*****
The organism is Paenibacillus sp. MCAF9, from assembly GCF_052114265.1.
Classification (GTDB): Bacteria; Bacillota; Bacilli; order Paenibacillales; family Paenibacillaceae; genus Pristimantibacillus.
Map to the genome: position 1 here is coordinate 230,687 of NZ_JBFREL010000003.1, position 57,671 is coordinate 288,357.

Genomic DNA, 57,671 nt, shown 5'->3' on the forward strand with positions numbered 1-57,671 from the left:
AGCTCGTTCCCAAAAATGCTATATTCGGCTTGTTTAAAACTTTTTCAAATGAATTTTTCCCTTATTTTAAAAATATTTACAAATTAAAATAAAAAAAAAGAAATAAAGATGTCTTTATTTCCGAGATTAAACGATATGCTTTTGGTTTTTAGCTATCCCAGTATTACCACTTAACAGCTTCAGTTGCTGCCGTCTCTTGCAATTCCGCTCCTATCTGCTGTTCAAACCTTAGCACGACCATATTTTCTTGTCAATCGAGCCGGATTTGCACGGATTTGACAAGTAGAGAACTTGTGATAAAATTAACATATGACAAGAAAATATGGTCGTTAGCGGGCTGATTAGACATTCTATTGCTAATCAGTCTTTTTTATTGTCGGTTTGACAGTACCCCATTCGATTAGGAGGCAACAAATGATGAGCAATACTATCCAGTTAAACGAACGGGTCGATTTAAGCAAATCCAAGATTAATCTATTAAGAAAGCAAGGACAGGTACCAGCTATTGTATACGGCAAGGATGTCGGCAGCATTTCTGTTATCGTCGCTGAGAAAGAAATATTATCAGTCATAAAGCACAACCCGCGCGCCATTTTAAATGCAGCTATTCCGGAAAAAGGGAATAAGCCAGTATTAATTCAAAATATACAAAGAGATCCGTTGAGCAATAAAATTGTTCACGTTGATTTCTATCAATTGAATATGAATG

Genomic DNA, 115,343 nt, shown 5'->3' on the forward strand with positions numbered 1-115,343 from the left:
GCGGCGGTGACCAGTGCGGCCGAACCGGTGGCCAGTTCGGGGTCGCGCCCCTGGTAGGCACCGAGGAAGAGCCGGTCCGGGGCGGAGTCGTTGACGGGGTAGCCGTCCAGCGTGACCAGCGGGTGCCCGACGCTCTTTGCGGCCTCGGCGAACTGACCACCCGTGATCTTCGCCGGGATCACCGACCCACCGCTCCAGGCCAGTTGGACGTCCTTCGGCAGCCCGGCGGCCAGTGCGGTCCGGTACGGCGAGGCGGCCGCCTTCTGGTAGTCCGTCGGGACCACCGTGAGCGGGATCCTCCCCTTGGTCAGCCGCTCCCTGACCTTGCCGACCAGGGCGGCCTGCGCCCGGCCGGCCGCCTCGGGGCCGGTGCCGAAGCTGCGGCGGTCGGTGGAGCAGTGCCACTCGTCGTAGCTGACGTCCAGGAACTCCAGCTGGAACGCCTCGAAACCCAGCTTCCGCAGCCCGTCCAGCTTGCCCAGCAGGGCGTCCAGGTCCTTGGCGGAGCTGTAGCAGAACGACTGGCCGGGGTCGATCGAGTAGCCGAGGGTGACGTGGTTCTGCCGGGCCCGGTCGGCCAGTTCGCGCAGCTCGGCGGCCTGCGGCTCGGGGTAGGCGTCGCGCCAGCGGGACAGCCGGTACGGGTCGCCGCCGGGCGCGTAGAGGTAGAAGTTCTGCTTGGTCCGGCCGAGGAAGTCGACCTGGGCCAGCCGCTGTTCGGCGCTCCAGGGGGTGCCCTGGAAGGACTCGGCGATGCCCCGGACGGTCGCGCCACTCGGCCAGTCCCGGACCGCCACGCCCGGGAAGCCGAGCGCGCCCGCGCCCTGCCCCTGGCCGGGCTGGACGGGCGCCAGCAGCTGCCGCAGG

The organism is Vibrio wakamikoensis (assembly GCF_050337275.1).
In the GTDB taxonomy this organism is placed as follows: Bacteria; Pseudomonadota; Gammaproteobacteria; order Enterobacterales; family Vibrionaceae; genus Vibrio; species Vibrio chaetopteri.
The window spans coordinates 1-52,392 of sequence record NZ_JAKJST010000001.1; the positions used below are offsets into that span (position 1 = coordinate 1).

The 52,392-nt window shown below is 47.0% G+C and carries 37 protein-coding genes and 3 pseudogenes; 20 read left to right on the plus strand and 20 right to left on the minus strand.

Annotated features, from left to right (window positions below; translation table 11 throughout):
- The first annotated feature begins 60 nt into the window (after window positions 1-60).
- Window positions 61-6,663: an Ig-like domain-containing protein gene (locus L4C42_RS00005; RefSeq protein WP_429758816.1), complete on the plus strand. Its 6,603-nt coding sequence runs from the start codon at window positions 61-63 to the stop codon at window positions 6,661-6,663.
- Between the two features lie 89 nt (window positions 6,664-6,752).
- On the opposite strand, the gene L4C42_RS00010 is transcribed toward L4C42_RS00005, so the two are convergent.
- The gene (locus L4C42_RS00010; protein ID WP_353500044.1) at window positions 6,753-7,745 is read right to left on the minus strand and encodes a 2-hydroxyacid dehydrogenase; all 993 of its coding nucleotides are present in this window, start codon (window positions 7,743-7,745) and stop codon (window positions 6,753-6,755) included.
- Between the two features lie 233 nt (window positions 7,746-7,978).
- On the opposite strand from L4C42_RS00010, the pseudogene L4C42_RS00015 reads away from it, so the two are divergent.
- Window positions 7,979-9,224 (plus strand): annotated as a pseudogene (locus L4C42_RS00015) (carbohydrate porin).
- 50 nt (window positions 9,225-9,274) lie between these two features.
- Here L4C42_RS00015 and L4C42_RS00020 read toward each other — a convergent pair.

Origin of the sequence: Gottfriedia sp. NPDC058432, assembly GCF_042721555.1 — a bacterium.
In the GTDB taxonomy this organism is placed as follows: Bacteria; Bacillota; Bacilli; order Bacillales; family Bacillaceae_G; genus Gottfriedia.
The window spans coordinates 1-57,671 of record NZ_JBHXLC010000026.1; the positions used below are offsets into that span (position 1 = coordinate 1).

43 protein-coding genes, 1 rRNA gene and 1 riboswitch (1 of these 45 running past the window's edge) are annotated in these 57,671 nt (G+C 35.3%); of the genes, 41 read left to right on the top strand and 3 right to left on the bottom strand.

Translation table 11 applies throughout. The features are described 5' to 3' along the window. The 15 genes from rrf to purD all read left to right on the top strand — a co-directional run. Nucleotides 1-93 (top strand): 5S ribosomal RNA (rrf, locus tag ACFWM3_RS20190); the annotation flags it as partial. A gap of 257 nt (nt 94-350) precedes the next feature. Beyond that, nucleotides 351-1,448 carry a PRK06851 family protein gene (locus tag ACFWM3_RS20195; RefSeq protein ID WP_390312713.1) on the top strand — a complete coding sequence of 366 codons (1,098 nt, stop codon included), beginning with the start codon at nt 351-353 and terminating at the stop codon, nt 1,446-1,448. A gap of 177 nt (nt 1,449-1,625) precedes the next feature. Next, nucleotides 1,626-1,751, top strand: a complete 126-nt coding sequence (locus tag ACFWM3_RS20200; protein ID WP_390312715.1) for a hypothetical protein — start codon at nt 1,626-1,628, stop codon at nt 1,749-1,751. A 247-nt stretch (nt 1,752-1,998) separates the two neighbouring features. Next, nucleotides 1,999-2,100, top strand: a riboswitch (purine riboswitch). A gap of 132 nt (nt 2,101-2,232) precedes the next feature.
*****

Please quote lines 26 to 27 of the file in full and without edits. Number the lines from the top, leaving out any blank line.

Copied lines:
43 protein-coding genes, 1 rRNA gene and 1 riboswitch (1 of these 45 running past the window's edge) are annotated in these 57,671 nt (G+C 35.3%); of the genes, 41 read left to right on the top strand and 3 right to left on the bottom strand.

Translation table 11 applies throughout. The features are described 5' to 3' along the window. The 15 genes from rrf to purD all read left to right on the top strand — a co-directional run. Nucleotides 1-93 (top strand): 5S ribosomal RNA (rrf, locus tag ACFWM3_RS20190); the annotation flags it as partial. A gap of 257 nt (nt 94-350) precedes the next feature. Beyond that, nucleotides 351-1,448 carry a PRK06851 family protein gene (locus tag ACFWM3_RS20195; RefSeq protein ID WP_390312713.1) on the top strand — a complete coding sequence of 366 codons (1,098 nt, stop codon included), beginning with the start codon at nt 351-353 and terminating at the stop codon, nt 1,446-1,448. A gap of 177 nt (nt 1,449-1,625) precedes the next feature. Next, nucleotides 1,626-1,751, top strand: a complete 126-nt coding sequence (locus tag ACFWM3_RS20200; protein ID WP_390312715.1) for a hypothetical protein — start codon at nt 1,626-1,628, stop codon at nt 1,749-1,751. A 247-nt stretch (nt 1,752-1,998) separates the two neighbouring features. Next, nucleotides 1,999-2,100, top strand: a riboswitch (purine riboswitch). A gap of 132 nt (nt 2,101-2,232) precedes the next feature.